In 1936, Ruth Harkness - a dressmaker from New York -- set off to China in search of the rare, elusive Giant Panda. Her goal? Bring one back alive to share the wonder of China's wildlife with the western world. She became the first explorer to do so, and so set in motion a public fascination with these creatures that continues 80 years later. Additional images c/o Ruth Harkness, "The Lady and the Panda," 1938, and the Chicago Zoological Society. Read more about The Flapper and the Panda
Blogs & Videos: The Brain Scoop
Check out what our Chief Curiosity Correspondent, Emily Graslie, has explored on The Brain Scoop!
Datuk Dr. Robert F. Inger published his first scientific paper in 1942 and hasn't looked back since. I'm inspired by his dedication to science, and his commitment to curiosity - and although it's impossible to cover his 74+ year career in a 10-minute video, I hope you'll take away the lesson I did: never stop asking questions and seeking answers! Read more about A Lifetime of Curiosity
Got a question? Give us a call! +1 (315) 367-2667 - aka 315-Em-Scoop !!! Coming to VidCon? Catch us there! Come see Emily and The Brain Scoop team at VidCon! June 23-25, Anaheim CA. Resources for yoooou! Online library resources/old books that you can see ONLINE FOR FREE!: http://biodiversitylibrary.org/ Read more about Ask Emily: Hotline Edition
In 2015, a deep-sea discovery was described to be unlike anything else in the animal kingdom. It was a snail with a shell made out of iron sulphide, with some populations also having magnetic properties in their unique exoskeletons. It made me wonder - what other magnificent marine snails are out there? Read more about The MAGNETO SNAIL! (and other marine gastropods)
What does it mean to be an endangered species? Are endangered species destined for extinction? We're exploring some of these ideas in celebration of Endangered Species Day, May 20th!
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Read more about What is the U.S. doing about extinction?
How is it that a Museum can have 1,200+ fossils of a particular species in its collection since the 1960's... and not even know what it is? For decades, it was thought the 'Tully monster' -- a bizarre animal that lived 307 million years ago -- was an invertebrate, like a kind of worm. But in March, Field Museum scientists helped finally crack the mystery of the monster, to reveal it's actually related to lamprey fish. BOOM. Read more about Tully monster mystery SOLVED!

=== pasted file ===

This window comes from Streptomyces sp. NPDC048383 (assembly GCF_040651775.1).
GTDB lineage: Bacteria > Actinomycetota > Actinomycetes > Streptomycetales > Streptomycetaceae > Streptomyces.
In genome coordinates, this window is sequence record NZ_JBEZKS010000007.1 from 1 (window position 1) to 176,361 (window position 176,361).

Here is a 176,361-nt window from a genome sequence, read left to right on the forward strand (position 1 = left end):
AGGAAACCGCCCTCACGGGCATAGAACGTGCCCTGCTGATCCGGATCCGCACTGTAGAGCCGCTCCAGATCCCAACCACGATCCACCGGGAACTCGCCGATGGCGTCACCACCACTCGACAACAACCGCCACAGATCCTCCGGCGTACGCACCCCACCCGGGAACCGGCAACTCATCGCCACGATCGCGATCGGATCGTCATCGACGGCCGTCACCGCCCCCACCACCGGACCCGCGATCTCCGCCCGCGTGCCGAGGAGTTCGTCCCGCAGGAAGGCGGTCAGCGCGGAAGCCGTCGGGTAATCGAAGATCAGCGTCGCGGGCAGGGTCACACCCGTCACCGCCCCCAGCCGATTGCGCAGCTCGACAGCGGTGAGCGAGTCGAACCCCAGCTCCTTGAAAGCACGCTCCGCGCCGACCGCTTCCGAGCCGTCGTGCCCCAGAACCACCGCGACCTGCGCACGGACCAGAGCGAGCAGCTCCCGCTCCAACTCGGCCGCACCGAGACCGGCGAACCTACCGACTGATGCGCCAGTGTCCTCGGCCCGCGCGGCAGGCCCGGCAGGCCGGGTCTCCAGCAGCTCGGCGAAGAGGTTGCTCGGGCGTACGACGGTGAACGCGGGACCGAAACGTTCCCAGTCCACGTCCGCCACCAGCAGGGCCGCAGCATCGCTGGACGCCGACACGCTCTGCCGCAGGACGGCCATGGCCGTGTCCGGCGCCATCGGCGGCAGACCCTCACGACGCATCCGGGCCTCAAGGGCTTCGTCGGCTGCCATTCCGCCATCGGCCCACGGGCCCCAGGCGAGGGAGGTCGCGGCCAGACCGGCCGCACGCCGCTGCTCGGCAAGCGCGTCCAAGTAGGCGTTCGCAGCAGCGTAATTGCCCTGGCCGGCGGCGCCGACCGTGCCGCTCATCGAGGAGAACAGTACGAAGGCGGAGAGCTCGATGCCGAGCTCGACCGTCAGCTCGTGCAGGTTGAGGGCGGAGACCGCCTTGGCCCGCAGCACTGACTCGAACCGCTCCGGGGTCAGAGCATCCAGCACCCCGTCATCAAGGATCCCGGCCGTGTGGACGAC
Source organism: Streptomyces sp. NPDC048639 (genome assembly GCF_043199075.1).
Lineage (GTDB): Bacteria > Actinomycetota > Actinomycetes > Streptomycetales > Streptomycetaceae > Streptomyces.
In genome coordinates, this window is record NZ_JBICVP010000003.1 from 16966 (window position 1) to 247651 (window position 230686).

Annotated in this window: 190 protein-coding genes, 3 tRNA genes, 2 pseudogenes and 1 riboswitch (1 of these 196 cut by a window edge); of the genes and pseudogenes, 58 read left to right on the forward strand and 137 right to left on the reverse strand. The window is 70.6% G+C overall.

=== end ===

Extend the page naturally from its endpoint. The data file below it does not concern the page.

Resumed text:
The insect collection is the largest at The Field Museum, with more than 12 million specimens - only (only?!) 4 million of those are pinned in the dry collection. Crystal is in charge of all of them- no pressure. Want to search the zoological collections on your own? Look no further!:http://bit.ly/fmnhzoology Read more about Beetles, Mites, Cockroaches Oh My! [Insect Collection Tour]
Want to travel the world? Become a biologist! Crystal Maier - Collections Manager of Insects at The Field Museum - spent a month in New Zealand, going from stream to stream in search of hobbits. And by hobbits I mean beetles that spend their entire lives underwater. How?! Why?! We get answers. Thanks to Crystal for taking the time to talk with us about her research! Read more about Crystal and her Water Beetles
In our previous video 'What is a Species?,' we talked about the many ways scientists approach classifying organisms. So, I thought it'd be fun to get a few scientists from The Field Museum to apply their taxonomic know-how on something we're all familiar with: candy! How would you have organized these various confections?
Read more about The Taxonomy of Candy
New species of lifeforms are being discovered and described on our planet every single day -- but, when we talk about a species, what are we really referring to? Turns out, the answer is... complicated. This video is by no means comprehensive. Species concepts are some of the most complex and, at times, controversial topics in biology. This video ought to serve as your window down into the rabbit hole. If you're interested in this sort of thing, check out some of the articles below! Read more about What is a species?